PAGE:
An Australian traveler said his Bali vacation was ruined when Qantas flight attendants called police on him over his wheelchair.
Shane Hryhorec checked in Wednesday for his flight from Melbourne and was told he could take his foldable wheelchair into the cabin, where he intended to store it in an overhead compartment, reported news.com.au.
Qantas policy allows collapsable wheelchairs inside the cabin of large Airbus A380 and Boeing 787 aircraft, but they must be kept in the hold of smaller planes like the Boeing 737 -- which Hryhorec was boarding.
The flight crew told Hryhorec he had to store his wheelchair in the hold, and he asked why he was getting conflicting directions.
That's when Hryhorec and his companion were removed from the plane and taken to the terminal, where Australian Federal Police were waiting for them.
“I got in the car and cried, I was so upset," said Hryhorec, who owns the disability equipment company Push Mobility. "Sadly, this is not uncommon for people with disabilities. I just really wonder when things like this will stop happening to us.”
@qantas just kicked me off my flight. They wouldn’t allow my wheelchair in the overhead locker like (@EtihadAirways… https://t.co/V8gBtz7XUb— Shane M Hryhorec (@Shane M Hryhorec)1536750783.0
Hryhorec said he hadn't had an issue storing his wheelchair in the cabin before, and he said it was designed to fit in overhead compartments.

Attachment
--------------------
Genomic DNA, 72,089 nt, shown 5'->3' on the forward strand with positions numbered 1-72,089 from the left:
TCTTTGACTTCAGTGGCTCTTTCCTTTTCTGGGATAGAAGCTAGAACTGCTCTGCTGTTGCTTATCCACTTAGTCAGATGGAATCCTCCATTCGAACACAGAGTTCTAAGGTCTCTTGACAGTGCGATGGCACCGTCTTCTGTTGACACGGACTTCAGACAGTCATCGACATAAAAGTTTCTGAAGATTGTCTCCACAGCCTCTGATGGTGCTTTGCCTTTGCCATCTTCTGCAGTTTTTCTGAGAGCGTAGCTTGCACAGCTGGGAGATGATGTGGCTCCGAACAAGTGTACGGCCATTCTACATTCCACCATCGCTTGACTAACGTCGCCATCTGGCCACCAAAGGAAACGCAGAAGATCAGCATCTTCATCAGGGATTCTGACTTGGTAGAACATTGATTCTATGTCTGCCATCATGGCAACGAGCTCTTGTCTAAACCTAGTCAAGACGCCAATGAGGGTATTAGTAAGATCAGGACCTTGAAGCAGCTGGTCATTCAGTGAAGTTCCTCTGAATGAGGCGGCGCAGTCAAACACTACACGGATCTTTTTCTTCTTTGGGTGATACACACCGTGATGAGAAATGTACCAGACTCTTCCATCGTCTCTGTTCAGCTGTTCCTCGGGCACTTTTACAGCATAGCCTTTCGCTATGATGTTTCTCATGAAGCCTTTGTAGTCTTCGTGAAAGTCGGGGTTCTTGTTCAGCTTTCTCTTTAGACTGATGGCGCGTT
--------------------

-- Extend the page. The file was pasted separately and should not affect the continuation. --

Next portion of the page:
“I can’t afford having my chair to be damaged," he said. "I run a company that replaces wheelchairs that have been damaged in flights. I understand what happens when people fly with their chair in the hold. I was going from Bali to Europe for work and if something happened to my chair, that would affect my travel for work.”
Qantas said the incident was the result of a miscommunication, but didn't explain why the flight crew called police.
“We apologise that due to a miscommunication, one of our customers boarded our Boeing 737 aircraft intending to store their wheelchair in the overhead compartment when they are not able to be stored in the cabin," the airline said in a statement.
“On smaller aircraft, wheelchairs are carried in the hold and returned back to their owner on arrival," the airline added. "It is never our intention to inconvenience our customers but safety for all customers is our No. 1 priority.”